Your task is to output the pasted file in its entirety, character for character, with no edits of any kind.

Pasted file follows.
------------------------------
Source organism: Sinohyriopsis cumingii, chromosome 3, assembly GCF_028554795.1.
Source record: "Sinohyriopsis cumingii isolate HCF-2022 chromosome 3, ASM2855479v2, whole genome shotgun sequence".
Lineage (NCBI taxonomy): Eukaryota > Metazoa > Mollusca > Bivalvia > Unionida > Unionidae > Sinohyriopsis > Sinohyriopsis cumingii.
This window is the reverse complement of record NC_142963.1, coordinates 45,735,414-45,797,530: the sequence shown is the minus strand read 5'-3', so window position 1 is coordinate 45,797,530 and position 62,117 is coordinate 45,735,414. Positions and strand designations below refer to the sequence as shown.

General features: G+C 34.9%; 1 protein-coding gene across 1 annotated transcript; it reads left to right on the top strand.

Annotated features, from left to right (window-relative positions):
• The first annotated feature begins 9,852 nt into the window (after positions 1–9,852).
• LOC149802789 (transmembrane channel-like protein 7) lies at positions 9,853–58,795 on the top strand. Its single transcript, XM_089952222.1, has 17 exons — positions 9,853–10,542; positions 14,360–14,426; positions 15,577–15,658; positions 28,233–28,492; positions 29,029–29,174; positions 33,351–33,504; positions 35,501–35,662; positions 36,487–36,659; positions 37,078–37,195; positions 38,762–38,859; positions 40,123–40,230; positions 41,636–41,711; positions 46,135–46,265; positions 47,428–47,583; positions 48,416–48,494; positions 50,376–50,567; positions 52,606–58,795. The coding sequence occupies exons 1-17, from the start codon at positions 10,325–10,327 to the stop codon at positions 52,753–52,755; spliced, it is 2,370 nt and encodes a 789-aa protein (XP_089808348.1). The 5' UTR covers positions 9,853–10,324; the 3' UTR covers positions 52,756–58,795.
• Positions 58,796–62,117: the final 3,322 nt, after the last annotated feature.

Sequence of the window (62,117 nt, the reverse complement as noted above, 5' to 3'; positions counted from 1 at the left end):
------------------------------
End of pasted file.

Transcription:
Source organism: Sinohyriopsis cumingii, chromosome 3, assembly GCF_028554795.1.
Source record: "Sinohyriopsis cumingii isolate HCF-2022 chromosome 3, ASM2855479v2, whole genome shotgun sequence".
Lineage (NCBI taxonomy): Eukaryota > Metazoa > Mollusca > Bivalvia > Unionida > Unionidae > Sinohyriopsis > Sinohyriopsis cumingii.
This window is the reverse complement of record NC_142963.1, coordinates 45,735,414-45,797,530: the sequence shown is the minus strand read 5'-3', so window position 1 is coordinate 45,797,530 and position 62,117 is coordinate 45,735,414. Positions and strand designations below refer to the sequence as shown.

General features: G+C 34.9%; 1 protein-coding gene across 1 annotated transcript; it reads left to right on the top strand.

Annotated features, from left to right (window-relative positions):
• The first annotated feature begins 9,852 nt into the window (after positions 1–9,852).
• LOC149802789 (transmembrane channel-like protein 7) lies at positions 9,853–58,795 on the top strand. Its single transcript, XM_089952222.1, has 17 exons — positions 9,853–10,542; positions 14,360–14,426; positions 15,577–15,658; positions 28,233–28,492; positions 29,029–29,174; positions 33,351–33,504; positions 35,501–35,662; positions 36,487–36,659; positions 37,078–37,195; positions 38,762–38,859; positions 40,123–40,230; positions 41,636–41,711; positions 46,135–46,265; positions 47,428–47,583; positions 48,416–48,494; positions 50,376–50,567; positions 52,606–58,795. The coding sequence occupies exons 1-17, from the start codon at positions 10,325–10,327 to the stop codon at positions 52,753–52,755; spliced, it is 2,370 nt and encodes a 789-aa protein (XP_089808348.1). The 5' UTR covers positions 9,853–10,324; the 3' UTR covers positions 52,756–58,795.
• Positions 58,796–62,117: the final 3,322 nt, after the last annotated feature.

Sequence of the window (62,117 nt, the reverse complement as noted above, 5' to 3'; positions counted from 1 at the left end):